"To me, happiness is Fred Wesley playing his horn." - James Brown
This is Fred Wesley doing what he does best, and "Pass the Peas" has become one of his signature tunes. Its trademark riff follows a typical blues structure, meanwhile Wesley is the featured soloist and gets to play in two keys. Whether this was intended or a "happy accident" during the recording is not important. Fred's playing on this recording is what trombone funk is all about. His style is a heavy swing with a feathery touch, and he syncopates like a funky metronome. And while you can argue about his use of repetition, he never leaves the beat's pocket and grooves like no other.
Fred Wesley's solo begins as the band hangs on an A7 chord. He mostly plays around a major pentatonic scale with the added flat seventh. Within the first four bars, he builds up a nice arch to the high B, the ninth, and uses a pretty hip way of resolving to the E, the fifth. Already, Wesley is using four-bar phrasing and colors it with a call-and-response approach. In bars 6-8, he uses the shifting third to the fifth, C-C#-E, to invoke the southern country-blues sound (Wesley is from Alabama). Lastly, when Wesley performs this tune live, he usually plays this first section similarly to how it appears on the recording. Therefore, this "mini-solo" must be institutionalized. Memorize it, sing it, and play it in all twelve keys.
The band returns back home to D minor and Fred is let loose to do his thing. The most important thing to take away from this solo is the use of rhythm and syncopation. An easy way to imitate his sense of swing is to accent the last sixteenth-note of a beat (one-ee-and-AH). Early in this section, he uses what I call the "Fred Wesley lick," a tease of the blues scale. But here, it's only a partial lick, so I'll go into more detail when the entire lick is played in a solo. Overall, Fred relies on the D minor pentatonic scale along with the dorian mode, but he eventually works outside the Dm chord by using a C major arpeggio, as well as a D dominant scale, which rubs the major third against the minor third. The great thing about this solo is that every single bar has a clear idea that can be studied and applied numerous ways, and with the proper rhythm, it sure can be funky.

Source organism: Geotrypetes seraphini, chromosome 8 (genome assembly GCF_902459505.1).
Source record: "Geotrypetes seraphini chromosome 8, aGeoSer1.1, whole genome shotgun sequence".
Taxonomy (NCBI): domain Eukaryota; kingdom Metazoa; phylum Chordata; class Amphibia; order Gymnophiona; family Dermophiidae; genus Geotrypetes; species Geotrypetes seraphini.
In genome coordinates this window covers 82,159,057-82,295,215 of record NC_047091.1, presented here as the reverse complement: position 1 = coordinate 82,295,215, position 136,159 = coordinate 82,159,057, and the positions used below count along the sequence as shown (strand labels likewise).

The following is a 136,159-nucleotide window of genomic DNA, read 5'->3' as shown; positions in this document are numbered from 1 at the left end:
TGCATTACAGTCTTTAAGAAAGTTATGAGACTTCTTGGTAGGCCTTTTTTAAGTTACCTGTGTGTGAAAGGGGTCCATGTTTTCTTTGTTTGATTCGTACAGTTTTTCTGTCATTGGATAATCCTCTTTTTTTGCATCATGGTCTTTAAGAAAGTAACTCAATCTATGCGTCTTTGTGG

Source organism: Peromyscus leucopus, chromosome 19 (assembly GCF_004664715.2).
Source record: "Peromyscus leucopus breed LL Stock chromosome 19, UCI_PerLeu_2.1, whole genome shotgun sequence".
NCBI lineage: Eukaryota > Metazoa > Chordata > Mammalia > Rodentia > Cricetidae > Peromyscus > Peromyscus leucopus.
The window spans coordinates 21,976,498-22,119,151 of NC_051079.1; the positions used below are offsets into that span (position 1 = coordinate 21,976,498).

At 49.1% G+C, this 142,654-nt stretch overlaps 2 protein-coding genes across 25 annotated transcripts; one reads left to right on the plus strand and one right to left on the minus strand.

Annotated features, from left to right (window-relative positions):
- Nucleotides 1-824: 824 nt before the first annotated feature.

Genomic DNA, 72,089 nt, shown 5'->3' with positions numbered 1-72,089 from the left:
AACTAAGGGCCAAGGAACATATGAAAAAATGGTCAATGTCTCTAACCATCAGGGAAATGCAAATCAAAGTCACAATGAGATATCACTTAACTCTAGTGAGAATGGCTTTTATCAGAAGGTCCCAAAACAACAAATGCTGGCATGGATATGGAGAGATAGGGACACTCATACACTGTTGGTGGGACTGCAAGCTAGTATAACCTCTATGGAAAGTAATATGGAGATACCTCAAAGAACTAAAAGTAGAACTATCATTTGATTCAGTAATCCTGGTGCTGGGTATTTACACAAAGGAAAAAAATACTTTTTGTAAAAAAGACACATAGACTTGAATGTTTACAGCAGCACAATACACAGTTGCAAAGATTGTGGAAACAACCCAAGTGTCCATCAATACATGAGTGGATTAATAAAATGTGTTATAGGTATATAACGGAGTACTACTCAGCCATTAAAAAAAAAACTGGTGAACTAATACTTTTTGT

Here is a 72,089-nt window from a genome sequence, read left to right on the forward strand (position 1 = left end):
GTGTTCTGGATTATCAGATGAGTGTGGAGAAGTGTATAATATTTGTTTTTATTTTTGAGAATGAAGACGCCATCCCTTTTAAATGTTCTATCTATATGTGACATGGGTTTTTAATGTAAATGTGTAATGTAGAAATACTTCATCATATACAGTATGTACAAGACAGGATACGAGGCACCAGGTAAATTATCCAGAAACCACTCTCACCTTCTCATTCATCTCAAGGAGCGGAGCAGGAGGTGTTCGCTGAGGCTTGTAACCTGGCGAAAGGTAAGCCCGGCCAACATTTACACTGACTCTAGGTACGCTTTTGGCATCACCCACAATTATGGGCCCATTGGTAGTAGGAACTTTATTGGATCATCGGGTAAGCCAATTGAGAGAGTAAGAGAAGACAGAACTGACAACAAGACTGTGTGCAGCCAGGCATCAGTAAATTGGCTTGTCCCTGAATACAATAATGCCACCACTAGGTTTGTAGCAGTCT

SPECIAL THANKS to brian for offering his own transcription and analysis, and to Stephen for the comments!
While you can find an endless supply of crazy Fred Wesley videos online, he has his own Fred Wesley TV channel and here is a YouTube video of his current band playing a "Pass The Peas/Gimme Some More" medley.
Recommended Reading: Hit Me, Fred: Recollections of a Sideman. Written by Fred Wesley Jr.. Published by Duke University Press.